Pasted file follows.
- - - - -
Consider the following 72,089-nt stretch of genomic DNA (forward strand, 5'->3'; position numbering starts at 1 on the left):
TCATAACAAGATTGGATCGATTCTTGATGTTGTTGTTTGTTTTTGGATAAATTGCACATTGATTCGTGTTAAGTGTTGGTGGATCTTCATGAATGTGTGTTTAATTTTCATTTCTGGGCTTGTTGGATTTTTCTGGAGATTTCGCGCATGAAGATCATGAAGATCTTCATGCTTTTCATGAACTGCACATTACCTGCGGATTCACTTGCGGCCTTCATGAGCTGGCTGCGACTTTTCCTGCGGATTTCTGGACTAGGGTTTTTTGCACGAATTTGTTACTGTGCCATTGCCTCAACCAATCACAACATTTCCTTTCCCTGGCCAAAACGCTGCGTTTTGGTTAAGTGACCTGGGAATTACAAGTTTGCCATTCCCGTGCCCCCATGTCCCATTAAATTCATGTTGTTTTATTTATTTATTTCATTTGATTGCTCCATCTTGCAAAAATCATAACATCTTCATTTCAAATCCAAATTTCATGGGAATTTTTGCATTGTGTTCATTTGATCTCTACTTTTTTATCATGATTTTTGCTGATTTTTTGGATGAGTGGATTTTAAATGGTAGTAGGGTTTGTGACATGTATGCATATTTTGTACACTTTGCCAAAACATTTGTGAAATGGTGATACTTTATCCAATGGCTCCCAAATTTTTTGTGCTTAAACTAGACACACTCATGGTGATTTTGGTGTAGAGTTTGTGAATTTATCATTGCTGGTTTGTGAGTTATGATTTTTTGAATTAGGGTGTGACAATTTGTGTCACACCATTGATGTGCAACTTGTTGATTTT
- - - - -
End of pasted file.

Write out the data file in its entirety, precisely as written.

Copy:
Consider the following 72,089-nt stretch of genomic DNA (forward strand, 5'->3'; position numbering starts at 1 on the left):
TCATAACAAGATTGGATCGATTCTTGATGTTGTTGTTTGTTTTTGGATAAATTGCACATTGATTCGTGTTAAGTGTTGGTGGATCTTCATGAATGTGTGTTTAATTTTCATTTCTGGGCTTGTTGGATTTTTCTGGAGATTTCGCGCATGAAGATCATGAAGATCTTCATGCTTTTCATGAACTGCACATTACCTGCGGATTCACTTGCGGCCTTCATGAGCTGGCTGCGACTTTTCCTGCGGATTTCTGGACTAGGGTTTTTTGCACGAATTTGTTACTGTGCCATTGCCTCAACCAATCACAACATTTCCTTTCCCTGGCCAAAACGCTGCGTTTTGGTTAAGTGACCTGGGAATTACAAGTTTGCCATTCCCGTGCCCCCATGTCCCATTAAATTCATGTTGTTTTATTTATTTATTTCATTTGATTGCTCCATCTTGCAAAAATCATAACATCTTCATTTCAAATCCAAATTTCATGGGAATTTTTGCATTGTGTTCATTTGATCTCTACTTTTTTATCATGATTTTTGCTGATTTTTTGGATGAGTGGATTTTAAATGGTAGTAGGGTTTGTGACATGTATGCATATTTTGTACACTTTGCCAAAACATTTGTGAAATGGTGATACTTTATCCAATGGCTCCCAAATTTTTTGTGCTTAAACTAGACACACTCATGGTGATTTTGGTGTAGAGTTTGTGAATTTATCATTGCTGGTTTGTGAGTTATGATTTTTTGAATTAGGGTGTGACAATTTGTGTCACACCATTGATGTGCAACTTGTTGATTTT